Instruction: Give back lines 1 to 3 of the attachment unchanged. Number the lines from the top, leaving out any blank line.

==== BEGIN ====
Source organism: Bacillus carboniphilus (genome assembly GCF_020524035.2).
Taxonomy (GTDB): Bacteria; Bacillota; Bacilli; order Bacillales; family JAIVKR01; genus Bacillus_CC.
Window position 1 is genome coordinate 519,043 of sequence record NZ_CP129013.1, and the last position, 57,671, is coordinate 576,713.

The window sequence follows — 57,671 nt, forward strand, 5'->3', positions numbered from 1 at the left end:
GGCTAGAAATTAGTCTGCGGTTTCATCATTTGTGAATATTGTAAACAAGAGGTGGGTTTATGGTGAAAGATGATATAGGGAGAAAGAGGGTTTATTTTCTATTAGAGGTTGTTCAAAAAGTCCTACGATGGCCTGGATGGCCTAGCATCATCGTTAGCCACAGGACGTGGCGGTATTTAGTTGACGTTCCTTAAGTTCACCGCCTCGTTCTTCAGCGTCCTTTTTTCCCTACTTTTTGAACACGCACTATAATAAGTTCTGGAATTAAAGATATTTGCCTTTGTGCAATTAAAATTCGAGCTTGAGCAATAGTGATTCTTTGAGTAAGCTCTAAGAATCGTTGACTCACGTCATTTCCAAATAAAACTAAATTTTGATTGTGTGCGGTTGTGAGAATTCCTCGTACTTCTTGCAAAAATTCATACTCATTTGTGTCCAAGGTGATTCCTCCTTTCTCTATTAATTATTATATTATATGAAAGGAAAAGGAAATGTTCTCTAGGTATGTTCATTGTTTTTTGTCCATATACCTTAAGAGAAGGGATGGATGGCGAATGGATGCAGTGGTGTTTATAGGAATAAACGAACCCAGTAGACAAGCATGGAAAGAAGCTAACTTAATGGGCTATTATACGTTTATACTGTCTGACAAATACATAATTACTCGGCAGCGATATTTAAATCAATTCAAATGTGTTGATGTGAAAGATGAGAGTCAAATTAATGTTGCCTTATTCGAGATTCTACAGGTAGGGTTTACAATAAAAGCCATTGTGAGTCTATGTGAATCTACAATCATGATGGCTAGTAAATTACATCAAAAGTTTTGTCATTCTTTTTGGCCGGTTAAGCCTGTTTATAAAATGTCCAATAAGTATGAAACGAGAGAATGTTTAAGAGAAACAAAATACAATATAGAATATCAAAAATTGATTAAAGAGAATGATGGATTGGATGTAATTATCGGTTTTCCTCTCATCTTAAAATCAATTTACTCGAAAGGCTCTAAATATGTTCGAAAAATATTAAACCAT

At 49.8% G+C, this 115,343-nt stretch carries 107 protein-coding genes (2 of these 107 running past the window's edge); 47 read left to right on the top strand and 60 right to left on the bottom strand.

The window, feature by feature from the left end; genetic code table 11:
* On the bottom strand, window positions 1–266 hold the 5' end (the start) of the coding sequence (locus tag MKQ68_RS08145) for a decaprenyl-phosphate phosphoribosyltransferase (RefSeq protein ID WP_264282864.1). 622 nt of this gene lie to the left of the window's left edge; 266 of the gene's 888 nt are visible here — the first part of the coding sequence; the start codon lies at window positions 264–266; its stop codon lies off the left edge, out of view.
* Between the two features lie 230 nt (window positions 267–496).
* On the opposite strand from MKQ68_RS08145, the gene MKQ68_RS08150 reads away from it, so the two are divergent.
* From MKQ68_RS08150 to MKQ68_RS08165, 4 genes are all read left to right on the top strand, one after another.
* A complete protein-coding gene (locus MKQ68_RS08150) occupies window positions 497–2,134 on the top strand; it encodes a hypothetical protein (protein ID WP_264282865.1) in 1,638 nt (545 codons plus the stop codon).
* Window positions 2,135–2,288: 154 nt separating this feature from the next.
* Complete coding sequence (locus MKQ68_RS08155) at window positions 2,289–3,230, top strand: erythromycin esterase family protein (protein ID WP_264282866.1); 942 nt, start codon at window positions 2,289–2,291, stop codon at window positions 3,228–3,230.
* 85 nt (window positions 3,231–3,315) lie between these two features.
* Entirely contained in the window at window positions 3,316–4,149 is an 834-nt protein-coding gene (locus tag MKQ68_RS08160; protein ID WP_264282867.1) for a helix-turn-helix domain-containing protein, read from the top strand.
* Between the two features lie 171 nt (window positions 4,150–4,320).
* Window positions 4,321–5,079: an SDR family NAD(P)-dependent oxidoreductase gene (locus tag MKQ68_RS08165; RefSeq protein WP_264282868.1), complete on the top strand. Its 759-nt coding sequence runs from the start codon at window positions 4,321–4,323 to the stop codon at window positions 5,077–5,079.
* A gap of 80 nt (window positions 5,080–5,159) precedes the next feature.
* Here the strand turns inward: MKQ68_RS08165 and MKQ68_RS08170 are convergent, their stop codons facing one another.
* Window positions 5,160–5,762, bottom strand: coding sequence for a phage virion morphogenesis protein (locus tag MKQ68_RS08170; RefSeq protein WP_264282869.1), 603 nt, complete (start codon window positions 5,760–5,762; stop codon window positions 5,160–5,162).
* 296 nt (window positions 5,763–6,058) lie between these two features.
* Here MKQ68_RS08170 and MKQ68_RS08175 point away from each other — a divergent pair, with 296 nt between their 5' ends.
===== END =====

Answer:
Source organism: Bacillus carboniphilus (genome assembly GCF_020524035.2).
Taxonomy (GTDB): Bacteria; Bacillota; Bacilli; order Bacillales; family JAIVKR01; genus Bacillus_CC.
Window position 1 is genome coordinate 519,043 of sequence record NZ_CP129013.1, and the last position, 57,671, is coordinate 576,713.